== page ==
A reader sent in a good question:

I work for a company in Chicago and was injured at work.  I’m getting paid TTD benefits, but my company just announced that they are closing so there is no job for me to return to.  Will I still get benefits?  What happens when I don’t have a job to return to?

While a company going in to bankruptcy could affect your case, in most cases if they do that or shut down it doesn’t mean much. Most employers aren’t self insured, but instead carry workers’ compensation insurance.  So even if they go out of business (which happens all the time), the insurance that they had on the day of your accident will still be in place and take care of your payments.

Where it becomes a bigger deal is when you get released from medical care, but have work restrictions and no job to return to.  They would have to pay your benefits while you conduct a job search and might even have to pay for vocational rehabilitation for you.  This would be true even if you would have had a job to return to had your company not closed down.  It’s a great protection for injured workers.

In some cases, the value of a work comp claim can double or triple (or more) because you have restrictions and no job any more.  If you were making a good wage previously and now due to your permanent restrictions can’t find a job that pays a similar amount, you may be entitled to a wage differential payment.

Even when you get a full duty release to return to work, it’s our experience that we can get higher settlements out of cases where a company has shut down.  The insurance company becomes motivated to close out that account because they are no longer getting payments from them.  There is also the issue that it becomes harder for them to investigate a case because they don’t have  manager or HR department to call to ask questions to any more.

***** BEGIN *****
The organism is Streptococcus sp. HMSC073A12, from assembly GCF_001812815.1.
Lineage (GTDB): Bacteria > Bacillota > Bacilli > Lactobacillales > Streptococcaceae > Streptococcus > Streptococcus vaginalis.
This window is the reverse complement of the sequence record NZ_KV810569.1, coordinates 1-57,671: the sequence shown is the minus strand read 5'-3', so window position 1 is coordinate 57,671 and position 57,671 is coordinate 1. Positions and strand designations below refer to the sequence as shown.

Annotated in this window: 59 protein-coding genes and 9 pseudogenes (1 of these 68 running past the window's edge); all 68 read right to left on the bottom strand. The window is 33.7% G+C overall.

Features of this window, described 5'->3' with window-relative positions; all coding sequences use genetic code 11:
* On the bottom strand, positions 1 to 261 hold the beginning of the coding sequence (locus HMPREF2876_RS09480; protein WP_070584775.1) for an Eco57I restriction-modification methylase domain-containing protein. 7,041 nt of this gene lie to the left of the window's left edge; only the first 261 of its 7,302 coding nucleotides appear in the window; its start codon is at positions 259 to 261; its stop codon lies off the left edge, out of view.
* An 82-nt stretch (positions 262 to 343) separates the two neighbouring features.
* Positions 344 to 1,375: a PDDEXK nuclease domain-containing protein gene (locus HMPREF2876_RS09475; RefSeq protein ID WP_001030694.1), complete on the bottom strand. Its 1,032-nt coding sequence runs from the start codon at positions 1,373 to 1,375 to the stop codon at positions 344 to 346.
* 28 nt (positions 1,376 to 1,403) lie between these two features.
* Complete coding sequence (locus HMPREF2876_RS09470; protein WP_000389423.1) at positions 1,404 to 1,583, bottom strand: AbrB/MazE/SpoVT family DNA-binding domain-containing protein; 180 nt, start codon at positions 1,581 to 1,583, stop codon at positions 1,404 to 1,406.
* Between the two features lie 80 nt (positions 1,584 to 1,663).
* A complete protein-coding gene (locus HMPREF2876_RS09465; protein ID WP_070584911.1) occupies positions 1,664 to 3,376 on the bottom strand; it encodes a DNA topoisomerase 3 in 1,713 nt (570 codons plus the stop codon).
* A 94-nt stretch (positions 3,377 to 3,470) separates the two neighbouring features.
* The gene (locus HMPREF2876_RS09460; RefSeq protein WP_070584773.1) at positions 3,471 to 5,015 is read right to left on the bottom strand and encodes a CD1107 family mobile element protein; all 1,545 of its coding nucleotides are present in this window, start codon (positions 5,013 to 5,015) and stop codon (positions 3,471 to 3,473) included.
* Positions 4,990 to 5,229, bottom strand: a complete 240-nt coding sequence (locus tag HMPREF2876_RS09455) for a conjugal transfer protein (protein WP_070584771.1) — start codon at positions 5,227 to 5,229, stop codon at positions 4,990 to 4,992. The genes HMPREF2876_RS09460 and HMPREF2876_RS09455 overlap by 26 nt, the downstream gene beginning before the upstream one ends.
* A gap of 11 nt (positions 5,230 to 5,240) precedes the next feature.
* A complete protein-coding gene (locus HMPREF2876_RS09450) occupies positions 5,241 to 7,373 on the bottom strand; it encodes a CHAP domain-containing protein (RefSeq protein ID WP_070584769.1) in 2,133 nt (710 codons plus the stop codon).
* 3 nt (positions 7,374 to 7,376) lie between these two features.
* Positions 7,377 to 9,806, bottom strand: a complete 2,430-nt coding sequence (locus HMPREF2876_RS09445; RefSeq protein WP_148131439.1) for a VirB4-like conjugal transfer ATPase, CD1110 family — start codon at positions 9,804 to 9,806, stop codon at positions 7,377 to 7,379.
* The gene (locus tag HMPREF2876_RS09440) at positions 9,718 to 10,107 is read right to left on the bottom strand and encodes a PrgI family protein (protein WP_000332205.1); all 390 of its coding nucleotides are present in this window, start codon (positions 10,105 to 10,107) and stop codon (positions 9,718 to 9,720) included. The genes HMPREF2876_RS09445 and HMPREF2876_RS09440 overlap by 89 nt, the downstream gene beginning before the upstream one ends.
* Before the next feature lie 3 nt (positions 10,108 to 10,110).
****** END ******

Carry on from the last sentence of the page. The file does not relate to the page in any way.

The biggest issue we see when companies close is that it can be hard to get wage records because there is no employee around to provide the insurance company with a wage statement. Proving wages in Illinois workers’ compensation claims is really important, especially if you are paid by the hour.  It’s really important for you to keep copies of check stubs or other pay records.

To sum it up, in general it’s business as usual for your case even if you don’t have an employer to return to and in many ways it can be to your advantage.  If you have any questions about this or anything else, call us at (312) 346-5578 or fill out our form to the top right of this page.  It’s always free and confidential.